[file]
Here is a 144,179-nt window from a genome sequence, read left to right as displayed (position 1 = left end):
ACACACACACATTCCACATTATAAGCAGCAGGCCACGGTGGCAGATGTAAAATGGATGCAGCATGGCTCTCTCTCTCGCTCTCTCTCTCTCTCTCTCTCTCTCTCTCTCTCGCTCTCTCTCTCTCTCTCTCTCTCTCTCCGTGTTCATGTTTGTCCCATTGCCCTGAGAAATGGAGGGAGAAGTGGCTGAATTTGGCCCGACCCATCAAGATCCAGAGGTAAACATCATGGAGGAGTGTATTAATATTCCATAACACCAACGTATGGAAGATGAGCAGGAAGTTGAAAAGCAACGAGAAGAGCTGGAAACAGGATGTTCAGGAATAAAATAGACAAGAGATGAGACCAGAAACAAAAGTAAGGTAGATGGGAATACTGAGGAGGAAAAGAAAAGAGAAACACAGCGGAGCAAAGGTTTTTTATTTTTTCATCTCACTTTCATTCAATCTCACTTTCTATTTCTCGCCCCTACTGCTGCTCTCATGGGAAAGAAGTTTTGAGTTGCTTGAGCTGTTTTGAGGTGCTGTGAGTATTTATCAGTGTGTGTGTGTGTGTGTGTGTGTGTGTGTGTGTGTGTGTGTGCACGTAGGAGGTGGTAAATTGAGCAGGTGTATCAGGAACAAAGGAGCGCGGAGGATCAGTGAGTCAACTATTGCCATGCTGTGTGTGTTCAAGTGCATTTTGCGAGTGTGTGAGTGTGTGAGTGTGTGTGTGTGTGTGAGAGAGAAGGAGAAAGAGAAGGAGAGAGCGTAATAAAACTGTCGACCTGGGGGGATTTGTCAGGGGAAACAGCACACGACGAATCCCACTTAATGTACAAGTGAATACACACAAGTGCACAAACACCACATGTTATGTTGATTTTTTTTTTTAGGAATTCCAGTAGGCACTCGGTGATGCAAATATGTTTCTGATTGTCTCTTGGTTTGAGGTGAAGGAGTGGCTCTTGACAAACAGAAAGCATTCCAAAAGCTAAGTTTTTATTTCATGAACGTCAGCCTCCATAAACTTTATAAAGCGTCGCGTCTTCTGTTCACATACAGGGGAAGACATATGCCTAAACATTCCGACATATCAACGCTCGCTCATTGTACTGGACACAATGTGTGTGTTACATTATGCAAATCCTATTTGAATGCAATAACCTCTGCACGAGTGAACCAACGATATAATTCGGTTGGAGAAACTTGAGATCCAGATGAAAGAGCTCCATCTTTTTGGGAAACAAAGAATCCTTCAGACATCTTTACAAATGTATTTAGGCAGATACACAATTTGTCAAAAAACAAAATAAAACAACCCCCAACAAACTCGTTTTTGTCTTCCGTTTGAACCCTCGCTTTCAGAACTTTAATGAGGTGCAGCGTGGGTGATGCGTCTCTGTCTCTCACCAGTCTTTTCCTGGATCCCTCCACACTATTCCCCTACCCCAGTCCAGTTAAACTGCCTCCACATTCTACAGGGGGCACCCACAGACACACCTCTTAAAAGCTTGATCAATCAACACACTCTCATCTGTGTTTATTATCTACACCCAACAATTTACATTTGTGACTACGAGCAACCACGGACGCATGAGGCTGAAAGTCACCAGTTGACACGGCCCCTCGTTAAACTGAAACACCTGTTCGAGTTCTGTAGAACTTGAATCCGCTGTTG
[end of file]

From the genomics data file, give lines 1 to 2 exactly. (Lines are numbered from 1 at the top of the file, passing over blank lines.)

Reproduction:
Here is a 144,179-nt window from a genome sequence, read left to right as displayed (position 1 = left end):
ACACACACACATTCCACATTATAAGCAGCAGGCCACGGTGGCAGATGTAAAATGGATGCAGCATGGCTCTCTCTCTCGCTCTCTCTCTCTCTCTCTCTCTCTCTCTCTCTCGCTCTCTCTCTCTCTCTCTCTCTCTCTCCGTGTTCATGTTTGTCCCATTGCCCTGAGAAATGGAGGGAGAAGTGGCTGAATTTGGCCCGACCCATCAAGATCCAGAGGTAAACATCATGGAGGAGTGTATTAATATTCCATAACACCAACGTATGGAAGATGAGCAGGAAGTTGAAAAGCAACGAGAAGAGCTGGAAACAGGATGTTCAGGAATAAAATAGACAAGAGATGAGACCAGAAACAAAAGTAAGGTAGATGGGAATACTGAGGAGGAAAAGAAAAGAGAAACACAGCGGAGCAAAGGTTTTTTATTTTTTCATCTCACTTTCATTCAATCTCACTTTCTATTTCTCGCCCCTACTGCTGCTCTCATGGGAAAGAAGTTTTGAGTTGCTTGAGCTGTTTTGAGGTGCTGTGAGTATTTATCAGTGTGTGTGTGTGTGTGTGTGTGTGTGTGTGTGTGTGTGTGTGCACGTAGGAGGTGGTAAATTGAGCAGGTGTATCAGGAACAAAGGAGCGCGGAGGATCAGTGAGTCAACTATTGCCATGCTGTGTGTGTTCAAGTGCATTTTGCGAGTGTGTGAGTGTGTGAGTGTGTGTGTGTGTGTGAGAGAGAAGGAGAAAGAGAAGGAGAGAGCGTAATAAAACTGTCGACCTGGGGGGATTTGTCAGGGGAAACAGCACACGACGAATCCCACTTAATGTACAAGTGAATACACACAAGTGCACAAACACCACATGTTATGTTGATTTTTTTTTTTAGGAATTCCAGTAGGCACTCGGTGATGCAAATATGTTTCTGATTGTCTCTTGGTTTGAGGTGAAGGAGTGGCTCTTGACAAACAGAAAGCATTCCAAAAGCTAAGTTTTTATTTCATGAACGTCAGCCTCCATAAACTTTATAAAGCGTCGCGTCTTCTGTTCACATACAGGGGAAGACATATGCCTAAACATTCCGACATATCAACGCTCGCTCATTGTACTGGACACAATGTGTGTGTTACATTATGCAAATCCTATTTGAATGCAATAACCTCTGCACGAGTGAACCAACGATATAATTCGGTTGGAGAAACTTGAGATCCAGATGAAAGAGCTCCATCTTTTTGGGAAACAAAGAATCCTTCAGACATCTTTACAAATGTATTTAGGCAGATACACAATTTGTCAAAAAACAAAATAAAACAACCCCCAACAAACTCGTTTTTGTCTTCCGTTTGAACCCTCGCTTTCAGAACTTTAATGAGGTGCAGCGTGGGTGATGCGTCTCTGTCTCTCACCAGTCTTTTCCTGGATCCCTCCACACTATTCCCCTACCCCAGTCCAGTTAAACTGCCTCCACATTCTACAGGGGGCACCCACAGACACACCTCTTAAAAGCTTGATCAATCAACACACTCTCATCTGTGTTTATTATCTACACCCAACAATTTACATTTGTGACTACGAGCAACCACGGACGCATGAGGCTGAAAGTCACCAGTTGACACGGCCCCTCGTTAAACTGAAACACCTGTTCGAGTTCTGTAGAACTTGAATCCGCTGTTG